07. January 2007 · Comments Off on Thought-crime · Categories: Ain't That America?, Cry Wolf, General, Good God, Pajama Game, Politics

I was never, even in my convinced feminist phase, much of a fan of hate crime legislation. Tacking on extra special super-duper penalties for a particular motivation in committing a crime against a person or property seemed… well, superfluous. Defacing someone’s property, lynching someone, harassing phone calls; most of the stuff of which hate crimes are made is already illegal anyway, with pretty hefty penalties already attached upon conviction.

But on the other hand, I could understand how the persons and communities against whom such crimes were routinely directed were pretty generally directed could feel particularly threatened, and could honestly feel that such legislation could provide a modicum of protection. Many of the crimes typically reported as being “hate crimes” were pretty vile, as well as being very widely reported. I could understand those fears; as a feminist woman, and member of one of those classes against hate crimes could theoretically be committed. Personally, though, the existence of misogynist comedians and the whole so-called patriarchal establishment dedicated to keeping women down so lavishly documented in MS Magazine just didn’t cause me a moment of worry. I just figured that being a bigot of whatever persuasion was punishment in itself. Ignorance and bad manners wasn’t something that could, or ought to be legislated against.

I could also understand and sympathize with legislators who passed hate-crime legislation. They run for office, and it must be extraordinarily difficult to look into the eyes of constituents who are frightened and beleaguered and tell them “no”. At the very least, our solons need to be seen as doing “something”. The same for community organizations, and local media outlets; the case against hate crime legislation was made, if it was made at all, almost apologetically. No one wanted much to be seen as being in favor of bigots and racists, misogyny and homophobia, which is pretty much where you must be if you were against such a worthy cause.

But always niggled in the back of my mind, that what hate-crime penalties were actually against was thought-crime, in an almost Orwellian sense. Being able to determine a clear motivation for a crime in a court of law might turn out to be pretty dicey at best, but adding on another penalty for one particular motivation for a crime, and only that motivation? And that worried me at the time: as loathsome as bigotry, etc. all is, everything I had ever learned in civics classes, and everything I had ever been told about intellectual freedoms specifically emphasized the rights of other people to have loathsome thoughts, and their right to be tacky and bigoted and ignorant. No less a set of righteous do-gooding busy-bodies than the ALCU had upheld the right of neo-Nazis to demonstrate their tacky, bigoted, ignorant thoughts, and their appalling bad manners as well. It seemed to me that in allowing one set of thoughts to be deemed “bad” and punished over and above the penalties for commission of a crime, that for the best of motivations we had taken a step forward onto a very slippery slope.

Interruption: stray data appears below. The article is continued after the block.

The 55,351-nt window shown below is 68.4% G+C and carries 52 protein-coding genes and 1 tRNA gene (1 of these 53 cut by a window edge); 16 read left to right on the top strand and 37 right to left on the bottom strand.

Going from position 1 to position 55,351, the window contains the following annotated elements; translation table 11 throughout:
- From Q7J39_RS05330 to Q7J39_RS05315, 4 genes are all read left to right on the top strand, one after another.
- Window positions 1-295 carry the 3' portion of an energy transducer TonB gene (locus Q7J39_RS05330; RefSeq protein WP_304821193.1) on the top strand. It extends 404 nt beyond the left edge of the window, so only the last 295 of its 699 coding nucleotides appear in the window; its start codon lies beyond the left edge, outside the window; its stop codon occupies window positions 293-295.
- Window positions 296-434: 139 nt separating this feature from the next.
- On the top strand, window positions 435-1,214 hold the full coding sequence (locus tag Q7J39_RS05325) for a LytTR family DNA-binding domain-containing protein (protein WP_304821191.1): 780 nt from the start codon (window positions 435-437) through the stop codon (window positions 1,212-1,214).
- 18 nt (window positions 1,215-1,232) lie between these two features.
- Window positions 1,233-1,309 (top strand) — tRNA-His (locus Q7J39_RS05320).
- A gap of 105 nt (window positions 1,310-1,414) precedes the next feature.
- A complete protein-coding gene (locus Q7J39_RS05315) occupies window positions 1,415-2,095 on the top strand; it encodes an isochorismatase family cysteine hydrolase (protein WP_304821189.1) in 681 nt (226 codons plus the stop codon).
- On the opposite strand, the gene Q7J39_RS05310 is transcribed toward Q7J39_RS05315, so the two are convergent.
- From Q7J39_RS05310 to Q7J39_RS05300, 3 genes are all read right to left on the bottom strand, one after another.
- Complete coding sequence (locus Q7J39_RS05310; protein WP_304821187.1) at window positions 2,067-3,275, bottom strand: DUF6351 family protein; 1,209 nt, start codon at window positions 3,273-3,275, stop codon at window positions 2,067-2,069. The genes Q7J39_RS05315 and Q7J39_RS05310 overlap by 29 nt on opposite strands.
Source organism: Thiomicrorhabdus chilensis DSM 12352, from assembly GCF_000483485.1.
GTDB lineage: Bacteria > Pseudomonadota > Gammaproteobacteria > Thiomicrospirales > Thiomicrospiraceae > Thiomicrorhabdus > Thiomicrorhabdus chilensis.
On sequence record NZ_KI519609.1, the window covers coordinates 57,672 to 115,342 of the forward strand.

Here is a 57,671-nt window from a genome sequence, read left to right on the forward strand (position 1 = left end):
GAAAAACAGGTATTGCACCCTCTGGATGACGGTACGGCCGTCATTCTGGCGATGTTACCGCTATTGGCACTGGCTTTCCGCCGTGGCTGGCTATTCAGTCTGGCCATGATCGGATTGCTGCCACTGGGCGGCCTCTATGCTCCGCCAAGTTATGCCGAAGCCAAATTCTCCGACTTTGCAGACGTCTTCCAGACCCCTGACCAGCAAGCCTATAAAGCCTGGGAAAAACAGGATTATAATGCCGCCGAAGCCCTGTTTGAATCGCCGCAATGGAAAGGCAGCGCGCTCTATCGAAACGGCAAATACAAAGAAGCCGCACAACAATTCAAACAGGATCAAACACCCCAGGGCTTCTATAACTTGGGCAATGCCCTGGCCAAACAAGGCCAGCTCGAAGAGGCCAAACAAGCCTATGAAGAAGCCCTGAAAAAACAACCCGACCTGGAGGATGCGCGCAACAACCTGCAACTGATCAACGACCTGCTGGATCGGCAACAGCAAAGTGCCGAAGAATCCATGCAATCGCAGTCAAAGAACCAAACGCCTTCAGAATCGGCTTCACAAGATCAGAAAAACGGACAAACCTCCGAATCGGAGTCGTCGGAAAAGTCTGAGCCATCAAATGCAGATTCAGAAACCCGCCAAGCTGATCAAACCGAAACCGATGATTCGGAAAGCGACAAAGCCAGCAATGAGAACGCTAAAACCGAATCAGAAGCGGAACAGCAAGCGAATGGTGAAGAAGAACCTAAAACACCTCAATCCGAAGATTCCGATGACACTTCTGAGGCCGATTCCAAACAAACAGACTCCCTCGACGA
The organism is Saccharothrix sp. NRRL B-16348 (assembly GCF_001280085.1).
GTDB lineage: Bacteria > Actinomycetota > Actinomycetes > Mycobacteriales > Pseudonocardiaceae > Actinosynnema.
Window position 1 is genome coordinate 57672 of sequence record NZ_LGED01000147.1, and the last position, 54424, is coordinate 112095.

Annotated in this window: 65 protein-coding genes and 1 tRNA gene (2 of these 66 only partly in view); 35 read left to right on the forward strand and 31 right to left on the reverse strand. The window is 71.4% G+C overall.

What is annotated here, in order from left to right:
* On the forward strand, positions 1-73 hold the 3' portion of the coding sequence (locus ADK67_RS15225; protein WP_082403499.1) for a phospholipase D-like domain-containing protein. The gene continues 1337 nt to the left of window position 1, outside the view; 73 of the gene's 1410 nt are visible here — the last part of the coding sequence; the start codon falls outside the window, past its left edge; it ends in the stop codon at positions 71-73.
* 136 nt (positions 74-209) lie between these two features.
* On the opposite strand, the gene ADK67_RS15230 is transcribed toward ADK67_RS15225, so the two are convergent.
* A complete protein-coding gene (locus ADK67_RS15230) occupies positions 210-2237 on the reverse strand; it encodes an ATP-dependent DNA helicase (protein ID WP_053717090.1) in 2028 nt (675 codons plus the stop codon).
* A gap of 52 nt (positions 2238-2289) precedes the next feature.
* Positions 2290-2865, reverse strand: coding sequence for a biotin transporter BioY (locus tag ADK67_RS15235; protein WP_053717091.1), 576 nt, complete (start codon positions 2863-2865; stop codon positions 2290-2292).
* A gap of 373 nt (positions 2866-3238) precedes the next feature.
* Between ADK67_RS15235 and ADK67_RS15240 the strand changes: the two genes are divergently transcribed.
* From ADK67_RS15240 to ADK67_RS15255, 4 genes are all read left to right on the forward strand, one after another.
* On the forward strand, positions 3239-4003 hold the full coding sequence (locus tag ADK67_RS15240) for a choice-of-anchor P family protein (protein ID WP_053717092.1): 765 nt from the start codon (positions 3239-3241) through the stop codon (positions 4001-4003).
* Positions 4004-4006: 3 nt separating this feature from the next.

The capability of criminalizing certain thoughts and opinions was a sting in the tail of hate-crime laws, and it seemed as if it flowed seamlessly into another angle of the slippery slope. To be fair, that particular angle had been running for a long time, since early 1970s (or even before) and that was the propensity for honest discussions about race, class, man-woman relationships, religion or anything else liable to elicit strongly felt opinions to be cut off in a heartbeat by accusations of various “’isms”. Curious, intellectually engaged and well-meaning people only need to be called a “racist” or a “man-hater”, a “warmonger” or an “islamophobe” a couple of times to learn that there are some topics that are untouchable, unless you have a hide as thick as a rhinoceros. So over the last couple of decades, a lot of necessary discussions haven’t taken place, for the “’ism” club is ever-present and those who wield it ever-vigilant. So it made middle-class dinner parties ever duller, and higher education a perfect sink of political correctitude; it’s only social pressure, after all.

Legislation, though; as with hate-crimes, it’s something else, especially when it is painted as a resolution against “religious intolerance”; so innocuous, so well-meant! Who could be in favor of religious intolerance, of disrespect to anyone’s “holy book” and of demonstrating bigotry and intolerance against any other religion? So it’s only a resolution, a statement of intent… but still… what was that, about the paving material of the main route to the infernal regions? And that a faith needs to have the force of legislation behind it says something uncomfortable about both the faith and the civil authority. In several European countries, and in Australia there have been civil cases brought against critics of that religion, the name of which Rep. Conyers is so assiduous in reminding us means “submission” and “peace”. Probably a lot of people thought it would be a good thing to not denigrate religion, and it would be a nice gesture to make legislation making it so.

Two— no, three words: “Thoughtcrime”. “Slippery Slope”.

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